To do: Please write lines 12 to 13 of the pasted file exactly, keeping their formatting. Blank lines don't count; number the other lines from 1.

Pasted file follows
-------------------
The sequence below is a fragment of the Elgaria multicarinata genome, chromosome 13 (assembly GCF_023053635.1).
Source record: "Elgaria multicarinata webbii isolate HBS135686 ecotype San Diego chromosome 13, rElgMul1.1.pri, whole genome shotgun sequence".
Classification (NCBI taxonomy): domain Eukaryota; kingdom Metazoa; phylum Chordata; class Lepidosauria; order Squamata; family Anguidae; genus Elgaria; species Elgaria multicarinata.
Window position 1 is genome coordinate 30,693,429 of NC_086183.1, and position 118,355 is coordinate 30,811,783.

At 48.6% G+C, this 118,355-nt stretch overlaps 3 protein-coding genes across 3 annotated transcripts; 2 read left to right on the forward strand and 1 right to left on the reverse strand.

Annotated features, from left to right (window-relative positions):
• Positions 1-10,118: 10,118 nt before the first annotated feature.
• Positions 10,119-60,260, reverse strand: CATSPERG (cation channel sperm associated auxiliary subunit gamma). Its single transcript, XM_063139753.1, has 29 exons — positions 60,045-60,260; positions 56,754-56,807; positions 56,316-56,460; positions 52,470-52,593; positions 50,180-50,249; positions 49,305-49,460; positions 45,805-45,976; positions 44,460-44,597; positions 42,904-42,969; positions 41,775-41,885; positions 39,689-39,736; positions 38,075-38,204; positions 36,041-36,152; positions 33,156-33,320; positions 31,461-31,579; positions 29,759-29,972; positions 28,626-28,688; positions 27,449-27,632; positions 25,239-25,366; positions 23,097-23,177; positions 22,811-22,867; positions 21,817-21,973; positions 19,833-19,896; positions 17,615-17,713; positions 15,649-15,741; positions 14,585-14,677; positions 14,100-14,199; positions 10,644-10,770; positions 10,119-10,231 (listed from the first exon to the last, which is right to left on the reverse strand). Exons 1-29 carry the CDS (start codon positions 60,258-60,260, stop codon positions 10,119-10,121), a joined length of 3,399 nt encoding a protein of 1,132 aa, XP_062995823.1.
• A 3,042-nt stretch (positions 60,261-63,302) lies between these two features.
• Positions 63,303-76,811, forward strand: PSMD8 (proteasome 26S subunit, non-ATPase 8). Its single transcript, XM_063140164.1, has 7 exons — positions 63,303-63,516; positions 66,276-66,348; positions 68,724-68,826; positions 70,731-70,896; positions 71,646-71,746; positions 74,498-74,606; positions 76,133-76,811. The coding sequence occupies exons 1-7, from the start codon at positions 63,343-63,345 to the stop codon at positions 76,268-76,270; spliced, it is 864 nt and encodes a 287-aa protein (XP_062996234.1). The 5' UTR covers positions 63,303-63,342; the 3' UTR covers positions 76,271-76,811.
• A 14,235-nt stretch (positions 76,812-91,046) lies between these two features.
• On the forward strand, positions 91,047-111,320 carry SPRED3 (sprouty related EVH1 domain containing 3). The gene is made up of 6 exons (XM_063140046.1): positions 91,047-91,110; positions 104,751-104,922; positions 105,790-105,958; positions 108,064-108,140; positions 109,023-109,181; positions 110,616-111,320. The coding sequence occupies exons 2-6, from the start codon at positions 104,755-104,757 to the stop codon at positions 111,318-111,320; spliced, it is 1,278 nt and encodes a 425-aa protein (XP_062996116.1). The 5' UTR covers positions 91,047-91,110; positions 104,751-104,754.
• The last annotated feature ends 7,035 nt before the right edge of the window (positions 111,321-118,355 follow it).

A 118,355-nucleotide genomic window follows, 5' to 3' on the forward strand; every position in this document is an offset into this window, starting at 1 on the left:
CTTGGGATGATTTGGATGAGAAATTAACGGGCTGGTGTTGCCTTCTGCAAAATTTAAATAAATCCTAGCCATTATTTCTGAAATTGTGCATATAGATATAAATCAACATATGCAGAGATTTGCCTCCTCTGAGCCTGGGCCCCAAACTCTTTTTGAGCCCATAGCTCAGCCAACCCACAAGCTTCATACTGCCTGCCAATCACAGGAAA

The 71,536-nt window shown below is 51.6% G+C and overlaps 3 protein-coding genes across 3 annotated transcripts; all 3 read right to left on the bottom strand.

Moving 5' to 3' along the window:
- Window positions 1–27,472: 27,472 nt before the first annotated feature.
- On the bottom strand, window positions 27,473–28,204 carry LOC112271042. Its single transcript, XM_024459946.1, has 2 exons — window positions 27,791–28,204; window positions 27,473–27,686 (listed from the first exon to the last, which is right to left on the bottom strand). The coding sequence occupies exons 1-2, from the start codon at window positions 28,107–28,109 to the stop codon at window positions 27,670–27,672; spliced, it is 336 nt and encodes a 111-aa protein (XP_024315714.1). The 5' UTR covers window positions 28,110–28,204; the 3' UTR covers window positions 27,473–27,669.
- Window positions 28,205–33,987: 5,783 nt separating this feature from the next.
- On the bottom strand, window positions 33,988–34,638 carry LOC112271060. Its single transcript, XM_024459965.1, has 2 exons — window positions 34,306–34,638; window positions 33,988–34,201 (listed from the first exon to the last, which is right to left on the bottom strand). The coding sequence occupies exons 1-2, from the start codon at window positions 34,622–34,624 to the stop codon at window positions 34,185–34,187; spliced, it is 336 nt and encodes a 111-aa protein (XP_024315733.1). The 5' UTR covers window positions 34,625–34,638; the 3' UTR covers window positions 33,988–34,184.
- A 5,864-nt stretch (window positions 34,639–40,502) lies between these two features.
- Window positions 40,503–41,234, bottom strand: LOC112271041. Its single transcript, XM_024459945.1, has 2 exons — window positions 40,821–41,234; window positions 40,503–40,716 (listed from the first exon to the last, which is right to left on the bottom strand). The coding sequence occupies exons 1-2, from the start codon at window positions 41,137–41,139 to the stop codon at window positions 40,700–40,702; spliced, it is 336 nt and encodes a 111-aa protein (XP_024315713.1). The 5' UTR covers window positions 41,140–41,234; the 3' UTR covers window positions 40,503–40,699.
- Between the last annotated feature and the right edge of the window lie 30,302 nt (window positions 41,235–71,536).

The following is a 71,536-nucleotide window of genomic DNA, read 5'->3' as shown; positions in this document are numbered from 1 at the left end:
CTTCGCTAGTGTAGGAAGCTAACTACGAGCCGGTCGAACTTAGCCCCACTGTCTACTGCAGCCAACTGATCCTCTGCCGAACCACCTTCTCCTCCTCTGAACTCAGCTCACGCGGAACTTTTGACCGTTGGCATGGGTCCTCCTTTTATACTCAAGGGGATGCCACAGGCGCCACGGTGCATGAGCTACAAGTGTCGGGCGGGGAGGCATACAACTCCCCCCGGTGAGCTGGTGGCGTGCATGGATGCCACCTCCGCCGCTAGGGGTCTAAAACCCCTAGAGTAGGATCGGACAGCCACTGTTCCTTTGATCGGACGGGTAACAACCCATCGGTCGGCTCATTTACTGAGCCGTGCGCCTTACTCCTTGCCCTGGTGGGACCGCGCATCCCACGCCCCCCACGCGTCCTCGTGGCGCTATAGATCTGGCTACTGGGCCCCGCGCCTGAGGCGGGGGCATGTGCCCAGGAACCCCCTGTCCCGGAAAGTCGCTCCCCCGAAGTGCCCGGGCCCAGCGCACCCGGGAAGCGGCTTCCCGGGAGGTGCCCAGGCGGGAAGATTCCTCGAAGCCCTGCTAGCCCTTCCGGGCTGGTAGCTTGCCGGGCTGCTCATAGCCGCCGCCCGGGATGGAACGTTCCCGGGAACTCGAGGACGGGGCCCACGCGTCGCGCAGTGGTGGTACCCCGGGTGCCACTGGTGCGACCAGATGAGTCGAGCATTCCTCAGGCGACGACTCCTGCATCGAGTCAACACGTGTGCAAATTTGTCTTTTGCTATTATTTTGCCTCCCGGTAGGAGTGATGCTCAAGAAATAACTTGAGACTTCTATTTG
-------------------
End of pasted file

• On the forward strand, positions 91,047-111,320 carry SPRED3 (sprouty related EVH1 domain containing 3). The gene is made up of 6 exons (XM_063140046.1): positions 91,047-91,110; positions 104,751-104,922; positions 105,790-105,958; positions 108,064-108,140; positions 109,023-109,181; positions 110,616-111,320. The coding sequence occupies exons 2-6, from the start codon at positions 104,755-104,757 to the stop codon at positions 111,318-111,320; spliced, it is 1,278 nt and encodes a 425-aa protein (XP_062996116.1). The 5' UTR covers positions 91,047-91,110; positions 104,751-104,754.
• The last annotated feature ends 7,035 nt before the right edge of the window (positions 111,321-118,355 follow it).